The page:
First LNG Cargo Arrives in Germany as U.S. Tops LNG Exporter List

first import LNG cargo for Germany
Maria Energy arriving from the U.S. with the firsti mport LNG cargo for Germany (Uniper)

Published Jan 3, 2023 2:01 PM by The Maritime Executive

The first tanker carrying LNG from the United States arrived in Wilhelmshaven on January 3 being hailed as Germany’s next step in greater energy security. The shipment comes as the United States emerged as one of the world’s largest exporters of LNG and just months after the German federal government launched its efforts to develop LNG import terminals using chartered FSRU vessels. The arrival of the first shipment however is being met by environmental protestors.

The Maria Energy, a 93,300 dwt gas carrier owned by Tsakos Energy Navigation, docked with the Hoegh Esperanza, the first of five FSRUs chartered by the German government which arrived in Wilhelmshaven in mid-December. The gas carrier was completing a trip that began at the U.S. terminal in Calcasieu Pass, Louisiana, loading approximately 170,000 cbm of LNG and departing on December 19. Venture Global supplied the LNG to the terminal which is being operated by Uniper. According to the companies, this shipment will provide enough gas to fuel 50,000 German homes for up to one year.

Testing at the Wilhelmshaven terminal is still underway with Uniper saying full commercial operations are expected by mid-January. The first shipment of gas, approximately 160,000 cbm, arrived aboard the Hoegh Esperanza and was regasified and fed into the existing transmission network. 


Maria Energy coming alongside the first FSRU in Wilhelmshaven, Germany (Uniper)


While the focus remains on ensuring that everything is working as intended, Uniper also reports that the next tanker should arrive next week. German police escorted the tanker into the port after reports that environmental groups were planning protests over the arrival of the vessel.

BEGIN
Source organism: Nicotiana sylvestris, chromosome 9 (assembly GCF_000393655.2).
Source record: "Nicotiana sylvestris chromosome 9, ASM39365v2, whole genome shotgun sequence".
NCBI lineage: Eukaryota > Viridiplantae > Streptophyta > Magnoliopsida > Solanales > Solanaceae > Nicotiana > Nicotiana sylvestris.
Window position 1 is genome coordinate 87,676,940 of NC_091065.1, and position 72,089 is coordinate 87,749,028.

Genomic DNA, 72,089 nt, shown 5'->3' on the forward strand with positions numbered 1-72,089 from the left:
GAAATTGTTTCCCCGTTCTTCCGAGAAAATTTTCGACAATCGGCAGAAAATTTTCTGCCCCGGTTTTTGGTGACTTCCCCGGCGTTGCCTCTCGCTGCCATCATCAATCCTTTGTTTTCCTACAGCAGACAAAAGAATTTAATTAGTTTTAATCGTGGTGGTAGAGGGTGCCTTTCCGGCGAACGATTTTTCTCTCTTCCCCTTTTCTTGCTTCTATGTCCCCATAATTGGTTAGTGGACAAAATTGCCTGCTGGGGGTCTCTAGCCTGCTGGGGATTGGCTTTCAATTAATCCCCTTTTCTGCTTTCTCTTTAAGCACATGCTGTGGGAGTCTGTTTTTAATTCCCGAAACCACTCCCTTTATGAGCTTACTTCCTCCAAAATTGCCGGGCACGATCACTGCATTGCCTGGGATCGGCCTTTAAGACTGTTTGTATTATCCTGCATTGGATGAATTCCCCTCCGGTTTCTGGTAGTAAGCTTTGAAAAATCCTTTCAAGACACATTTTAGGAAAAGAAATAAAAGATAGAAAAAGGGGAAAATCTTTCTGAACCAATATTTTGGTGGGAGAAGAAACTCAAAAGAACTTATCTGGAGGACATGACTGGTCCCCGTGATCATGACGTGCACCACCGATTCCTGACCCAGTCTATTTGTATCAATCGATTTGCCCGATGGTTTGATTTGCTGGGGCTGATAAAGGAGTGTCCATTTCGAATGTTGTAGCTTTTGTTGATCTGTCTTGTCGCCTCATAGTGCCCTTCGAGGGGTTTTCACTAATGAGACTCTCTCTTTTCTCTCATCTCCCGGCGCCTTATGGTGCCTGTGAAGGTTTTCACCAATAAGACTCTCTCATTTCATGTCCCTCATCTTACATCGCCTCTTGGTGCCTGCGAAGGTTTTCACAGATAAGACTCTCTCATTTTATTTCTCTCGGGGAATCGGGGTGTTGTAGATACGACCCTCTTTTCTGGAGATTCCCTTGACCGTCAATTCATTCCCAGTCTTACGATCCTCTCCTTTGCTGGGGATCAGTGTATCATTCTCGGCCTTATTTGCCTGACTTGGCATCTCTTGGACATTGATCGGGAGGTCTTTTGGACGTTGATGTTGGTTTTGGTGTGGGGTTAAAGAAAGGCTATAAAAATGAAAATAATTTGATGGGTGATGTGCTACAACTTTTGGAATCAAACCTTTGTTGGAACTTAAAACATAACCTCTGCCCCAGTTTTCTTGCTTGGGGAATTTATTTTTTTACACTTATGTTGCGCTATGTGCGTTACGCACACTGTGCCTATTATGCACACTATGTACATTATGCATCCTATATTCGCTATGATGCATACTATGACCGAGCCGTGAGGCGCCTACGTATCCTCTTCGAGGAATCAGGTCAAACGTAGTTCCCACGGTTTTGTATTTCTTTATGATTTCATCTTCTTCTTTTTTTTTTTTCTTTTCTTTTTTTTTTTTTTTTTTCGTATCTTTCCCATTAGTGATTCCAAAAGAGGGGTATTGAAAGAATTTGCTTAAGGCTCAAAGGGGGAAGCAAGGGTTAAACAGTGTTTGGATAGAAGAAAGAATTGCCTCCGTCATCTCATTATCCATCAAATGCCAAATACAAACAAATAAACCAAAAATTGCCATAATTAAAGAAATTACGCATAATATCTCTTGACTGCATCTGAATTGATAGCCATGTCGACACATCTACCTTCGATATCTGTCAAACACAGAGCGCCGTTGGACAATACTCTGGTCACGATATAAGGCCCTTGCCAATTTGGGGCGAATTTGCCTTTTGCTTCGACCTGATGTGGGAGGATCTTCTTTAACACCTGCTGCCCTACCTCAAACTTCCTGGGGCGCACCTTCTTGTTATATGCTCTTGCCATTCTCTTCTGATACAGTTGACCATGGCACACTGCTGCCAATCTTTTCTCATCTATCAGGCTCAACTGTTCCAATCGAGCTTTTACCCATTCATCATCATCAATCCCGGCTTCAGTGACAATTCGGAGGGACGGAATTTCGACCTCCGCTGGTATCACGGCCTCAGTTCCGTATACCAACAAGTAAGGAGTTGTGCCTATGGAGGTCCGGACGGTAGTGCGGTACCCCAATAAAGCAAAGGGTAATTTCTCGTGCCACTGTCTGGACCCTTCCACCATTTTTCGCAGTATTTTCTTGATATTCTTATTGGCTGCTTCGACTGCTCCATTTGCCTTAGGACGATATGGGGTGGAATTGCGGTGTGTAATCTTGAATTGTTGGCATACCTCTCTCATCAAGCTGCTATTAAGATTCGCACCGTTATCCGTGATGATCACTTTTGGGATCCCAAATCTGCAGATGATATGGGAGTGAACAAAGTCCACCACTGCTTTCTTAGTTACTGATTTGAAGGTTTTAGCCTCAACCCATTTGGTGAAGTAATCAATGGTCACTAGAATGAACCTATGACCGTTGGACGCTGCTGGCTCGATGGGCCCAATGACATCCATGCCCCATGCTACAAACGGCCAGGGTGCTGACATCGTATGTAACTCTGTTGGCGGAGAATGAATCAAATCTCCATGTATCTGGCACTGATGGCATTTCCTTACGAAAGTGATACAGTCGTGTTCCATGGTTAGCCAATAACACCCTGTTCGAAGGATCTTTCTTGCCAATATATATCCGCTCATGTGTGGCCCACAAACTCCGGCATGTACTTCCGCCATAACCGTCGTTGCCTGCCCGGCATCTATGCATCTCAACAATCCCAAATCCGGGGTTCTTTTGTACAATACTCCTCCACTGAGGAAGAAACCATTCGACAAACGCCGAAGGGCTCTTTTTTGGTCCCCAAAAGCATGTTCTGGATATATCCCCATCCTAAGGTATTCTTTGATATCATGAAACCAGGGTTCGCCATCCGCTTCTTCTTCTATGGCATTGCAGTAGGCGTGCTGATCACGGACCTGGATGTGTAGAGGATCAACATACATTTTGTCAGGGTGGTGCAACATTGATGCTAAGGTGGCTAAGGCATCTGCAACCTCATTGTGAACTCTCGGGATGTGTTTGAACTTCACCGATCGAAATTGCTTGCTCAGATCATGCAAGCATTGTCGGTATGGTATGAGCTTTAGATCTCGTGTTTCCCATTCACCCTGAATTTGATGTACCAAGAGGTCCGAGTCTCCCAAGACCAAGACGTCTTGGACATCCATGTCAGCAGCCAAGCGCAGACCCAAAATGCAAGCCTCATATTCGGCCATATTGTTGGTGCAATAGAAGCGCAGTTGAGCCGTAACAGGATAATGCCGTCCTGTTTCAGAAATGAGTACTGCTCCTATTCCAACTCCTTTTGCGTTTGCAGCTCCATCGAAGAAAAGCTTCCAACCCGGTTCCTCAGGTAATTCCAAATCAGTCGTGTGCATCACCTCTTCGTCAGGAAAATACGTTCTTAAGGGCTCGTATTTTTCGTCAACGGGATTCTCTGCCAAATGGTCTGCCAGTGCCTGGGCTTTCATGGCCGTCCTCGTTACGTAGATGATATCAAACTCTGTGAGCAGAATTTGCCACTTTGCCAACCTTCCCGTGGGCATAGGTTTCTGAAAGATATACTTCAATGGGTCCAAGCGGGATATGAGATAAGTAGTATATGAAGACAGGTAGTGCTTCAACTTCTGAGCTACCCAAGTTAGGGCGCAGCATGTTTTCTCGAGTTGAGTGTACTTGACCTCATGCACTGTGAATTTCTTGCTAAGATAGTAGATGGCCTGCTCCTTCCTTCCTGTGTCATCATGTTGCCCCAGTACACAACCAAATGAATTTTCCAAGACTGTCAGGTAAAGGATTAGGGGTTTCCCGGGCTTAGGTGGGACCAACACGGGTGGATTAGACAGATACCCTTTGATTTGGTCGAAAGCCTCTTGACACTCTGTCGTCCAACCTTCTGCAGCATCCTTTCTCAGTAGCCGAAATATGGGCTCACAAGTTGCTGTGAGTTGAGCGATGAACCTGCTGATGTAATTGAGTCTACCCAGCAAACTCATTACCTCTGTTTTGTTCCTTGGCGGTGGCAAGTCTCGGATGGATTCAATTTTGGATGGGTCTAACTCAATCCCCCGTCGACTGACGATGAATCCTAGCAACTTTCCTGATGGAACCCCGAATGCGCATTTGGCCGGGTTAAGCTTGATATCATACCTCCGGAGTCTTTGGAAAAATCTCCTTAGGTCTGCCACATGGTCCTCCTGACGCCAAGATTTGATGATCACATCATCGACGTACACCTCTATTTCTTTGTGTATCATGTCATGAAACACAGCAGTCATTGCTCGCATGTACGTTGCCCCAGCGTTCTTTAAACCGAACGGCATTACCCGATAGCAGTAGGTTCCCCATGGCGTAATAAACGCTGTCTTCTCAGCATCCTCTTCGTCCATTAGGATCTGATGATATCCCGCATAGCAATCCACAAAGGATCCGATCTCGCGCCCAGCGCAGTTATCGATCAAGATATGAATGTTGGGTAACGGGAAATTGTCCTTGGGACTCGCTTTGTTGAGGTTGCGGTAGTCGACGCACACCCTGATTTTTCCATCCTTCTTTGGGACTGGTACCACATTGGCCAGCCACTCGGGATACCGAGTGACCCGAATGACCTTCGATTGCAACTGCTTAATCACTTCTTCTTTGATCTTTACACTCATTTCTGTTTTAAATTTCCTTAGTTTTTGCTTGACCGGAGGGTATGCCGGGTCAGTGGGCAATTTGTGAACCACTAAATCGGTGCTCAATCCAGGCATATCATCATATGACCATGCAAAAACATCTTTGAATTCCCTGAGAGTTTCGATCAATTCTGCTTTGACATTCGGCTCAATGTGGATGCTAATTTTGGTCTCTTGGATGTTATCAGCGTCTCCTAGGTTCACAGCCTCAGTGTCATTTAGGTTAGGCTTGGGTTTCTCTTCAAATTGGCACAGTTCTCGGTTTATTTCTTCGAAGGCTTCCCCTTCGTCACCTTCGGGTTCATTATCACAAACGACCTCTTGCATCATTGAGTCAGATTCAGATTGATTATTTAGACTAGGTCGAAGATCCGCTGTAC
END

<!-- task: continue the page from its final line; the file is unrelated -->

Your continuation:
“The fact that Germany is buying fracking gas directly from the USA for the first time today is no reason to be happy,” said Sascha Müller-Kraenner, Federal Director of the German Environmental Aid (Deutsche Umwelthilfe - DUH), in a statement. The group is highlighting the use of the controversial fracking method of gas extraction in the United States noting that it is banned in Germany and elsewhere as well as the controversy over methane slip. “We are therefore calling for a pause for thought in terms of LNG infrastructure, to clarify substantial questions about demand and origin of the gas. Instead of creating massive LNG overcapacities and concluding long-term supply contracts with dubious sources, Germany must push ahead with the expansion of renewable energies and save even more energy.”

A warmer than average December the groups highlight has permitted Germany to build up large gas reserves. Germany’s annual consumption of gas is estimated at around 90 billion cubic meters according to Bloomberg. The country’s gas reserves have surpassed 90 percent providing comfort that they should be able to meet demand despite the efforts to reduce or end imports from Russia.

In 2022, the United States emerged as one of the world’s largest exporters of gas just six years after LNG exports started from the Gulf of Mexico. Bloomberg calculates that the U.S. tied Qatar in 2022 as the largest exporter with each country shipping approximately 81 million tons of LNG. They contend that if the Freeport LNG had not been taken offline by the June 2022 explosion, the U.S. would have been the world’s largest exporter. Freeport LNG now expects to start resuming operations later this month.

The German government launched its efforts to establish the LNG import terminals shortly after the Russian invasion of Ukraine completing the first agreements in May 2022. In addition to the FSRU in Wilhelmshaven a second government-chartered vessel is preparing to begin operations in Brünsbuttel near Hamburg as well as the privately-funded terminal at Lubmin which is currently also testing its operations. 

The Hoegh Esperanza is expected to provide capacity for approximately 5 billion cubic meters of natural gas per year. The second FSRU is expected to provide an additional 3.5 billion cubic meters initially and increase to 7.5 billion cubic meters. The three remaining FSRUs chartered by the German government, are due to be in service for 2023-2024 and will be located at Stade, Lubmin, and a second one in Wilhelmshaven.